Hands Off Americans' Private Information, Tech Industry Tells President
Major companies oppose government end-runs around encryption
Last September, Scott Shackford asked, "What does it say about the state of Americans' relationship with their own government that its largest tech company can use the ability to conceal private information from authorities as a selling point?" He referred to plans voiced by both Apple and Google to encrypt smartphones by default so that only the owners would have access to stored data. Previously, Google offered encryption as an option, and Apple retained some access to devices it sold. With growing concern over government snooping post-Snowden, improved privacy has become very desirable feature for many people. Needless to say, the federal government has not been happy about the tech giants' stance.
"What concerns me about this is companies marketing something expressly to allow people to hold themselves beyond the law," FBI Director James Comey whined in response to Apple's and and Google's announced plans.
Months later, during a Senate hearing, Secretary of Homeland Security Jeh Johnson complained that "the marketplace is demanding deeper and deeper encryption into places where the warrant authority of the government does not extend." He added that "with encryption there are communications…records of which are simply not being maintained because of the added security that is being put in place because of the privacy demands that exist in the marketplace.
For their part, tech companies continue their push for strong encryption, most recently with a letter to the president warning about the danger to America's economy and people's liberties "[s]hould the U.S. government require companies to weaken encryption technology."
The commercial fallout of surveillance fears to American companies, a study finds, could be as high as $35 billion.
Sen. Rand Paul (R-Ky.) and Rep. Ted Lieu (D-Calif.) are among the handful of legislators who also slapped back at intrusive officials, pointing out that the government helped create demand for privacy products with its own actions. And there is demand for privacy. One in three American make some effort to hide their data from prying eyes—the government in particular. A new Gallup poll finds that Americans continue to prioritize civil liberties over "anti-terrorism" efforts by more than a two-to-one margin.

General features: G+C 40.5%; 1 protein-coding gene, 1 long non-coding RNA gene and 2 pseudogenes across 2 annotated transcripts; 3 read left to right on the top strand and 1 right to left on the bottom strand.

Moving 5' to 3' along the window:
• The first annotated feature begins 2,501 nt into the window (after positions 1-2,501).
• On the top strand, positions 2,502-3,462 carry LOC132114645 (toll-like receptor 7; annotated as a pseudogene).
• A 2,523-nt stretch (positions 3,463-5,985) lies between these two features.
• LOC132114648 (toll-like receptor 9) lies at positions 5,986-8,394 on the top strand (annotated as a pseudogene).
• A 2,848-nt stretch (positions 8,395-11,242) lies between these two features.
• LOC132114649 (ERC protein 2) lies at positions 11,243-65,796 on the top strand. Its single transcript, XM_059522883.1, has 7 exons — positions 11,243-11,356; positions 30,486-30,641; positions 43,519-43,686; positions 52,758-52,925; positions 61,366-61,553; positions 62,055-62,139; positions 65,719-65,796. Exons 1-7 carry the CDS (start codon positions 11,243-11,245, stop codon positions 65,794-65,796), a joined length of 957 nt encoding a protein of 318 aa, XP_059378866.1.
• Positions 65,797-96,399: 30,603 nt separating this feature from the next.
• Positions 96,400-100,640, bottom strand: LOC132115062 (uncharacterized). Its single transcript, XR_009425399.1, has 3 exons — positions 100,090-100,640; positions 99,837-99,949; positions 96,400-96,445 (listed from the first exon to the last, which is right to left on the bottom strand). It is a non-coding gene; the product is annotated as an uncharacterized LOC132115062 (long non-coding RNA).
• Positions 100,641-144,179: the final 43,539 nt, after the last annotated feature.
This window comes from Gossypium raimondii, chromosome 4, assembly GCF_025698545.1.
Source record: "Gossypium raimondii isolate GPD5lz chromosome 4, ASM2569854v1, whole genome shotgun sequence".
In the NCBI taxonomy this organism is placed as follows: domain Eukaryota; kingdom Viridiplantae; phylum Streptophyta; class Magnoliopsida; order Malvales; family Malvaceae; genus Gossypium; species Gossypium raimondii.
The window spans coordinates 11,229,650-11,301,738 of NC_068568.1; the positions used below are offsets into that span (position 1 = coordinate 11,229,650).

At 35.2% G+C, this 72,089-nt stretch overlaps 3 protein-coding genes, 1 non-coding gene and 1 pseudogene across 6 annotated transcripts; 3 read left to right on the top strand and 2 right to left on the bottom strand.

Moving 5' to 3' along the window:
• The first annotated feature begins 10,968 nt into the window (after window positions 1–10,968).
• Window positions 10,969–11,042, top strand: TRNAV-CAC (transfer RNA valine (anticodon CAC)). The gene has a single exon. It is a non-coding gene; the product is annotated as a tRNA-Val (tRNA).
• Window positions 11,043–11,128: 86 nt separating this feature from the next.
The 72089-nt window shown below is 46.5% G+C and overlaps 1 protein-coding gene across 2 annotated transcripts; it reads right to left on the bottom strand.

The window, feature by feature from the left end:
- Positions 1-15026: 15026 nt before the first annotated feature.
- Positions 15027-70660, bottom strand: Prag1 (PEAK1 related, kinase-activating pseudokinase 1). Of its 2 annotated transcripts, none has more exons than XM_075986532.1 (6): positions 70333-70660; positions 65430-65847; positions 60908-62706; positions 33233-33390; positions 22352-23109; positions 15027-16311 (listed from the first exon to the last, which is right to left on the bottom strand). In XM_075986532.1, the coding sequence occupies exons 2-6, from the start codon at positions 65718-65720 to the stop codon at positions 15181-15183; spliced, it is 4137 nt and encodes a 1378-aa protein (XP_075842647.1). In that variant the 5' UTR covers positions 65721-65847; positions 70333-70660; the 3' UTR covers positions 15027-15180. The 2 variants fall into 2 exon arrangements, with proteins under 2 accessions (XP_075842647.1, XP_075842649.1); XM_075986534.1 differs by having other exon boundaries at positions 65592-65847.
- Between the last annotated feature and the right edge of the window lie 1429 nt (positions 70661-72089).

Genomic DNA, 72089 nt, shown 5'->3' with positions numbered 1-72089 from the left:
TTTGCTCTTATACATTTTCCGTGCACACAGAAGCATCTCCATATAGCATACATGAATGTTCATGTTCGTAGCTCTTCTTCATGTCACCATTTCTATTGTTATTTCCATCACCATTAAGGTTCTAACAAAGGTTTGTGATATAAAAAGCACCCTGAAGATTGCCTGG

The public just doesn't share government officials' preference for security over freedom. By and large, people are not ready to compromise due process, privacy, or freedom of speech in the name of some search for imaginary threats by overbearing law enforcement officers, intrusive intelligence snoops, or power-hungry U.S. Attorneys.
In keeping with their customers' priorities, tech companies have also pushed back against the government. A letter sent yesterday to President Obama by the Information Technology Industry Council and the Software & Information Industry Association cautions, in part:
We are opposed to any policy actions or measures that would undermine encryption as an available and effective tool. As you know, encryption helps to secure many aspects of our daily lives. Encryption is an essential asset of the global digital infrastructure, enabling security and confidentiality for transactions as well as assurances to individuals that their communications are private and information is protected. For example, the rapid growth in online commerce would not have happened but for consumers' trust that their payment information is secure. Consumer trust in digital products and services is an essential component enabling continued economic growth of the online marketplace.
Accordingly, we urge you not to pursue any policy or proposal that would require or encourage companies to weaken these technologies, including the weakening of encryption or creating encryption "work-arounds." We appreciate that, where appropriate, law enforcement has the legitimate need for certain information to combat crime and threats. However, mandating the weakening of encryption or encryption "work-arounds" is not the way to address this need. Doing so would compromise the security of ICT products and services, rendering them more vulnerable to attacks and would erode consumers' trust in the products and services they rely on for protecting their information.
In addition to these security and trust concerns, the U.S. policy position on encryption will send a signal to the rest of the world. Should the U.S. government require companies to weaken encryption technology, such requirements will legitimize similar efforts by foreign governments. This would threaten the global marketplace as well as deprive individuals of certain liberties.
The two organizations, notably, represent Apple and Google, which have already provoked the feds, as well as Microsoft, Facebook, Twitter and other major companies that serve huge markets and have the potential to protect the public's privacy—or damage it under the weight of government commands and threats.
Read the whole letter here.